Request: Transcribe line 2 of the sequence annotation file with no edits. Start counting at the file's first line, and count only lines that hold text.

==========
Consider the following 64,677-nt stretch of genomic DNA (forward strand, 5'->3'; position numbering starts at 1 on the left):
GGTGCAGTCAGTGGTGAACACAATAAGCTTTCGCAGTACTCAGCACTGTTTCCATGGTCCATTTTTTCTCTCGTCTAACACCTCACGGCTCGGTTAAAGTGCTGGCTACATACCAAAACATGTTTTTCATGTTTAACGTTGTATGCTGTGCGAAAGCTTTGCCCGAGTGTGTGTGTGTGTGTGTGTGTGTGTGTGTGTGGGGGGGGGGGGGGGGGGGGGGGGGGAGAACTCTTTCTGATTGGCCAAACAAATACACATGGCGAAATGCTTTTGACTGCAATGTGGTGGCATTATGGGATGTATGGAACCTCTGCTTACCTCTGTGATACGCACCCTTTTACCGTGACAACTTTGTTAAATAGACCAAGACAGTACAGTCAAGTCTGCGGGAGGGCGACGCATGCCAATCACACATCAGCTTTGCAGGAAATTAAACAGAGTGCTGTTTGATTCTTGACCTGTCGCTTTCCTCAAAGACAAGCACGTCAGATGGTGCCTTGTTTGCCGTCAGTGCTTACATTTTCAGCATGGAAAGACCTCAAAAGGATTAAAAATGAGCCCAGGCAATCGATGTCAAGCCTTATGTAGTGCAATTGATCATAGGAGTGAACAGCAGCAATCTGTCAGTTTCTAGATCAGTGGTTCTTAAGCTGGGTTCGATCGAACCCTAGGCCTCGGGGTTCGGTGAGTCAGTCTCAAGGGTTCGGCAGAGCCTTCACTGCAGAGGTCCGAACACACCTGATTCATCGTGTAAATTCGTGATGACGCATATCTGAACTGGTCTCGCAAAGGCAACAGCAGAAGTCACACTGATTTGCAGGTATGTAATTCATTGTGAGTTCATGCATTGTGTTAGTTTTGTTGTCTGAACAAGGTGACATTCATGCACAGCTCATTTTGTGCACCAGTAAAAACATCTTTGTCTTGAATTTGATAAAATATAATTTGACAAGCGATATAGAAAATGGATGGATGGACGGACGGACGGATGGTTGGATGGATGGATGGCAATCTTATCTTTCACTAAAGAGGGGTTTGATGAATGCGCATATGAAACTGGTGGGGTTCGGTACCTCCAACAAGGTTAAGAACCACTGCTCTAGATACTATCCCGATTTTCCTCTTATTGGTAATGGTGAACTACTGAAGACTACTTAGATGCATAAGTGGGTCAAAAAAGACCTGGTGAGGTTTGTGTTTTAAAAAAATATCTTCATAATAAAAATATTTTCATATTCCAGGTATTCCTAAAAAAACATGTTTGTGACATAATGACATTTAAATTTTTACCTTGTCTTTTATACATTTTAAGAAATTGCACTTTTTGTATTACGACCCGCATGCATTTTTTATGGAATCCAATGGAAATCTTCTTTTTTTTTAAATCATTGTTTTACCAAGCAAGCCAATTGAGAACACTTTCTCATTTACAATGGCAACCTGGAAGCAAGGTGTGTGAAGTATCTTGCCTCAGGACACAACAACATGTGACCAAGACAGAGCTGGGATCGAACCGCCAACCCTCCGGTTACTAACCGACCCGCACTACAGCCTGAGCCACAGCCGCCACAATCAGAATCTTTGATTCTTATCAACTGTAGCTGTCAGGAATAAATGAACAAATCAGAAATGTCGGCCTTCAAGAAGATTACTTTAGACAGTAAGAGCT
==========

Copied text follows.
GGTGCAGTCAGTGGTGAACACAATAAGCTTTCGCAGTACTCAGCACTGTTTCCATGGTCCATTTTTTCTCTCGTCTAACACCTCACGGCTCGGTTAAAGTGCTGGCTACATACCAAAACATGTTTTTCATGTTTAACGTTGTATGCTGTGCGAAAGCTTTGCCCGAGTGTGTGTGTGTGTGTGTGTGTGTGTGTGTGTGGGGGGGGGGGGGGGGGGGGGGGGGGAGAACTCTTTCTGATTGGCCAAACAAATACACATGGCGAAATGCTTTTGACTGCAATGTGGTGGCATTATGGGATGTATGGAACCTCTGCTTACCTCTGTGATACGCACCCTTTTACCGTGACAACTTTGTTAAATAGACCAAGACAGTACAGTCAAGTCTGCGGGAGGGCGACGCATGCCAATCACACATCAGCTTTGCAGGAAATTAAACAGAGTGCTGTTTGATTCTTGACCTGTCGCTTTCCTCAAAGACAAGCACGTCAGATGGTGCCTTGTTTGCCGTCAGTGCTTACATTTTCAGCATGGAAAGACCTCAAAAGGATTAAAAATGAGCCCAGGCAATCGATGTCAAGCCTTATGTAGTGCAATTGATCATAGGAGTGAACAGCAGCAATCTGTCAGTTTCTAGATCAGTGGTTCTTAAGCTGGGTTCGATCGAACCCTAGGCCTCGGGGTTCGGTGAGTCAGTCTCAAGGGTTCGGCAGAGCCTTCACTGCAGAGGTCCGAACACACCTGATTCATCGTGTAAATTCGTGATGACGCATATCTGAACTGGTCTCGCAAAGGCAACAGCAGAAGTCACACTGATTTGCAGGTATGTAATTCATTGTGAGTTCATGCATTGTGTTAGTTTTGTTGTCTGAACAAGGTGACATTCATGCACAGCTCATTTTGTGCACCAGTAAAAACATCTTTGTCTTGAATTTGATAAAATATAATTTGACAAGCGATATAGAAAATGGATGGATGGACGGACGGACGGATGGTTGGATGGATGGATGGCAATCTTATCTTTCACTAAAGAGGGGTTTGATGAATGCGCATATGAAACTGGTGGGGTTCGGTACCTCCAACAAGGTTAAGAACCACTGCTCTAGATACTATCCCGATTTTCCTCTTATTGGTAATGGTGAACTACTGAAGACTACTTAGATGCATAAGTGGGTCAAAAAAGACCTGGTGAGGTTTGTGTTTTAAAAAAATATCTTCATAATAAAAATATTTTCATATTCCAGGTATTCCTAAAAAAACATGTTTGTGACATAATGACATTTAAATTTTTACCTTGTCTTTTATACATTTTAAGAAATTGCACTTTTTGTATTACGACCCGCATGCATTTTTTATGGAATCCAATGGAAATCTTCTTTTTTTTTAAATCATTGTTTTACCAAGCAAGCCAATTGAGAACACTTTCTCATTTACAATGGCAACCTGGAAGCAAGGTGTGTGAAGTATCTTGCCTCAGGACACAACAACATGTGACCAAGACAGAGCTGGGATCGAACCGCCAACCCTCCGGTTACTAACCGACCCGCACTACAGCCTGAGCCACAGCCGCCACAATCAGAATCTTTGATTCTTATCAACTGTAGCTGTCAGGAATAAATGAACAAATCAGAAATGTCGGCCTTCAAGAAGATTACTTTAGACAGTAAGAGCT